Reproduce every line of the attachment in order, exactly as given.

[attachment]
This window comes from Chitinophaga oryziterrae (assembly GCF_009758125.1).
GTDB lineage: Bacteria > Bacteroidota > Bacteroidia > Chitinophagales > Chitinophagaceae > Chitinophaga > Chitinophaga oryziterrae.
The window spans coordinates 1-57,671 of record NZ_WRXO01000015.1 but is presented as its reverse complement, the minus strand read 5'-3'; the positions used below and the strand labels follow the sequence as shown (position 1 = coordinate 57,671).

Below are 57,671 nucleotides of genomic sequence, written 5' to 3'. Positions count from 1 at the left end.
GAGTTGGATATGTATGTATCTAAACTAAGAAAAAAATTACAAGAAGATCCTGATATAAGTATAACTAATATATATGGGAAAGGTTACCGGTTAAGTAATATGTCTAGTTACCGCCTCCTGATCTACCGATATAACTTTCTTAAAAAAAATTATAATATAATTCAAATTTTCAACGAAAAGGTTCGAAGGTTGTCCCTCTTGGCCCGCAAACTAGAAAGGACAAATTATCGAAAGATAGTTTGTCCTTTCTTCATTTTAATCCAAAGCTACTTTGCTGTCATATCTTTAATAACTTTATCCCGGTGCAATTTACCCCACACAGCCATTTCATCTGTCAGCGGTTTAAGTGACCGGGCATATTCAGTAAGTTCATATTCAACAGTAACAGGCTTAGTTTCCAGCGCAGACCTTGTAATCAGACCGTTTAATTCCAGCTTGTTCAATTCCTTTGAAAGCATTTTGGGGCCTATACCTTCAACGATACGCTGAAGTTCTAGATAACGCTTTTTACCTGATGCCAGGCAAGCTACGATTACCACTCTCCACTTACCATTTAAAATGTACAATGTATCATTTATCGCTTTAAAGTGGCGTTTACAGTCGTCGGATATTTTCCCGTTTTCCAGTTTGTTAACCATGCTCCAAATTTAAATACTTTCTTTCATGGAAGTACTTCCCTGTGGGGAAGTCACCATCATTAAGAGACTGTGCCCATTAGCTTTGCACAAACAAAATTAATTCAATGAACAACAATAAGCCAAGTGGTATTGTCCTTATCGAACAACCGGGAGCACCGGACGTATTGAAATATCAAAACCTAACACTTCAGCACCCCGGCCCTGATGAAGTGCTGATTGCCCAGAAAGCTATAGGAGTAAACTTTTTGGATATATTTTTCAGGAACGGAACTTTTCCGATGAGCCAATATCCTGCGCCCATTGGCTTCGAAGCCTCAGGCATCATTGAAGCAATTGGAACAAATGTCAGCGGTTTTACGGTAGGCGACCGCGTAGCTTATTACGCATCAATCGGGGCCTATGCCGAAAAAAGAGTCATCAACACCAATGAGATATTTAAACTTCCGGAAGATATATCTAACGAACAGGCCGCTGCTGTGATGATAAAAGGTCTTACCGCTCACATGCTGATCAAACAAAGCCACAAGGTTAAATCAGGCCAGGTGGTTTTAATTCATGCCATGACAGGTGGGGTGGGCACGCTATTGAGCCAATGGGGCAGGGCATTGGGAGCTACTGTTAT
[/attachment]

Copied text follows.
This window comes from Chitinophaga oryziterrae (assembly GCF_009758125.1).
GTDB lineage: Bacteria > Bacteroidota > Bacteroidia > Chitinophagales > Chitinophagaceae > Chitinophaga > Chitinophaga oryziterrae.
The window spans coordinates 1-57,671 of record NZ_WRXO01000015.1 but is presented as its reverse complement, the minus strand read 5'-3'; the positions used below and the strand labels follow the sequence as shown (position 1 = coordinate 57,671).

Below are 57,671 nucleotides of genomic sequence, written 5' to 3'. Positions count from 1 at the left end.
GAGTTGGATATGTATGTATCTAAACTAAGAAAAAAATTACAAGAAGATCCTGATATAAGTATAACTAATATATATGGGAAAGGTTACCGGTTAAGTAATATGTCTAGTTACCGCCTCCTGATCTACCGATATAACTTTCTTAAAAAAAATTATAATATAATTCAAATTTTCAACGAAAAGGTTCGAAGGTTGTCCCTCTTGGCCCGCAAACTAGAAAGGACAAATTATCGAAAGATAGTTTGTCCTTTCTTCATTTTAATCCAAAGCTACTTTGCTGTCATATCTTTAATAACTTTATCCCGGTGCAATTTACCCCACACAGCCATTTCATCTGTCAGCGGTTTAAGTGACCGGGCATATTCAGTAAGTTCATATTCAACAGTAACAGGCTTAGTTTCCAGCGCAGACCTTGTAATCAGACCGTTTAATTCCAGCTTGTTCAATTCCTTTGAAAGCATTTTGGGGCCTATACCTTCAACGATACGCTGAAGTTCTAGATAACGCTTTTTACCTGATGCCAGGCAAGCTACGATTACCACTCTCCACTTACCATTTAAAATGTACAATGTATCATTTATCGCTTTAAAGTGGCGTTTACAGTCGTCGGATATTTTCCCGTTTTCCAGTTTGTTAACCATGCTCCAAATTTAAATACTTTCTTTCATGGAAGTACTTCCCTGTGGGGAAGTCACCATCATTAAGAGACTGTGCCCATTAGCTTTGCACAAACAAAATTAATTCAATGAACAACAATAAGCCAAGTGGTATTGTCCTTATCGAACAACCGGGAGCACCGGACGTATTGAAATATCAAAACCTAACACTTCAGCACCCCGGCCCTGATGAAGTGCTGATTGCCCAGAAAGCTATAGGAGTAAACTTTTTGGATATATTTTTCAGGAACGGAACTTTTCCGATGAGCCAATATCCTGCGCCCATTGGCTTCGAAGCCTCAGGCATCATTGAAGCAATTGGAACAAATGTCAGCGGTTTTACGGTAGGCGACCGCGTAGCTTATTACGCATCAATCGGGGCCTATGCCGAAAAAAGAGTCATCAACACCAATGAGATATTTAAACTTCCGGAAGATATATCTAACGAACAGGCCGCTGCTGTGATGATAAAAGGTCTTACCGCTCACATGCTGATCAAACAAAGCCACAAGGTTAAATCAGGCCAGGTGGTTTTAATTCATGCCATGACAGGTGGGGTGGGCACGCTATTGAGCCAATGGGGCAGGGCATTGGGAGCTACTGTTAT